by Laura C. Mallonee on June 16, 2014. Original article here.
Elevation of the Frick Collection plan from 70th Street. The artist’s rendering is courtesy of Neoscape Inc., 2014 (all images courtesy of the Frick Collection)
If you’ve ever walked down the foyer of the Frick Museum, you’ve probably paused curiously in front of the roped-off white marble staircase anchoring the hall to your right. It ascends toward the neoclassical museum’s second floor, a mysterious realm that has never been open to the public. Now, thanks to a recently announced expansion plan, it won’t be long before you can wander to your heart’s content.
The Grand Staircase at the Frick Collection (photo by Michael Bodycomb)
The second-floor rooms are set to be converted into galleries, providing a home for those members of the museum’s 1,200-item permanent collection which have until now been banished to storage. Images of the upstairs reveal casual, laid-back quarters where the Frick family slept, studied and took breakfast — a sharp contrast to their former home’s opulent downstairs space.
“Opening gallery space on the second floor will allow us to show more of our collection’s decorative arts, bronze statuettes, small scale paintings, and drawings — works that may be lost in the larger galleries downstairs because of their smaller scale,” Heidi Rosenau, associate director of media relations and marketing, told Hyperallergic.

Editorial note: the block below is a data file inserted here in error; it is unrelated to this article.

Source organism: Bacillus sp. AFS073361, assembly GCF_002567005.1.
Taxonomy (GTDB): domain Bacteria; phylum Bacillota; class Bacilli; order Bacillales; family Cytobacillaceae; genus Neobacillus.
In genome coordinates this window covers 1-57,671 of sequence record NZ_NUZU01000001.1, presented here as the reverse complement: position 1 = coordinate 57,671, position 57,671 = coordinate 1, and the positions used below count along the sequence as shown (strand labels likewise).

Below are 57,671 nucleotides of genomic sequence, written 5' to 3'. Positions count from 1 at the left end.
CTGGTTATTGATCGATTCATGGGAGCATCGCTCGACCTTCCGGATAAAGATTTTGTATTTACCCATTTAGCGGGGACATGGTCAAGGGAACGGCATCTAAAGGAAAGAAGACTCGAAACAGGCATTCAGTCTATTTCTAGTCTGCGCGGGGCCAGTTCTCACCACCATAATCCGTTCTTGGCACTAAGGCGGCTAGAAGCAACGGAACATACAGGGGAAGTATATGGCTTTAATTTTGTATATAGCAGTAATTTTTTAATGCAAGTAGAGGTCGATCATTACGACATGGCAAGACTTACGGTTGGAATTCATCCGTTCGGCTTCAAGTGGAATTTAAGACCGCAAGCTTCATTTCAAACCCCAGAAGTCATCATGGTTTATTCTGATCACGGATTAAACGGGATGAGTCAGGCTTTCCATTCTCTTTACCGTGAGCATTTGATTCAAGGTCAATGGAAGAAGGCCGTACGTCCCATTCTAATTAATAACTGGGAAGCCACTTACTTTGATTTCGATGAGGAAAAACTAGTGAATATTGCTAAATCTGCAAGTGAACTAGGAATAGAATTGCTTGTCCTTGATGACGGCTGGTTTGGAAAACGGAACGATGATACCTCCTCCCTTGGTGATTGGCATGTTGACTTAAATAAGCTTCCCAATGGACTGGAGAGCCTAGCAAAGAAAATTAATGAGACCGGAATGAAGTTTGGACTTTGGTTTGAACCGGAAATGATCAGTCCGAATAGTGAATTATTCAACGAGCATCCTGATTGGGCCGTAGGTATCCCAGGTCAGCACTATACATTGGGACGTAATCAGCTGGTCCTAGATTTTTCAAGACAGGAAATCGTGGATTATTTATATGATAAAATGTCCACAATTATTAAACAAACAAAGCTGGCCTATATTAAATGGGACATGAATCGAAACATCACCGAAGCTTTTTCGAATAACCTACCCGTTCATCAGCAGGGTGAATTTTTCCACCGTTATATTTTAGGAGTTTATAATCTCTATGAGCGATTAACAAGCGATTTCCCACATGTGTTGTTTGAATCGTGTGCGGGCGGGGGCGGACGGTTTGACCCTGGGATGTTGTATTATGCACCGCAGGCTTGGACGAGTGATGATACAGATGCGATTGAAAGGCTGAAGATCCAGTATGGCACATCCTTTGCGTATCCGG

The conceptual design by Davis Brody Bond Architects and Planners (the firm that helmed the museum’s fourth enlargment in 2011) also has some bold additions that could turn the Frick into a mini Louvre. That dreamy courtyard garden with the birdbath that you’re also not allowed to enter? It’s going to get knocked out to accommodate an additional gallery on the main floor.
The former second-floor study of Mrs. Frick (photo by Michael Bodycomb)
“[It] will give us greater flexibility and allow us to host special exhibitions of larger individual works, such as full-length paintings, that cannot currently be shown in the special exhibition galleries in our basement,” Rosenau said. The new gallery will also help them avoid displacing permanent works like the much-loved Whistler paintings when they hold temporary shows.
The most dramatic addition of all will be the construction of an “architecturally respectful” six-story wing to the East 70th Street side of the museum. It will house more gallery, library, conservation and administrative space, as well as classrooms, a 220-seat auditorium and a rooftop garden.
Altogether, the expansion will add an additional 42,000 square feet of space, increasing the Frick’s footprint by a third.
The top of the second-floor landing in the former Frick residence (photo by Michael Bodycomb)
The second-floor corridor of the Frick Collection (photo by Michael Bodycomb)
The former bedroom of Miss Helen Clay Frick (photo by Michael Bodycomb)
The former Frick family breakfast room, located on the second floor of the former Frick mansion (photo by Michael Bodycomb)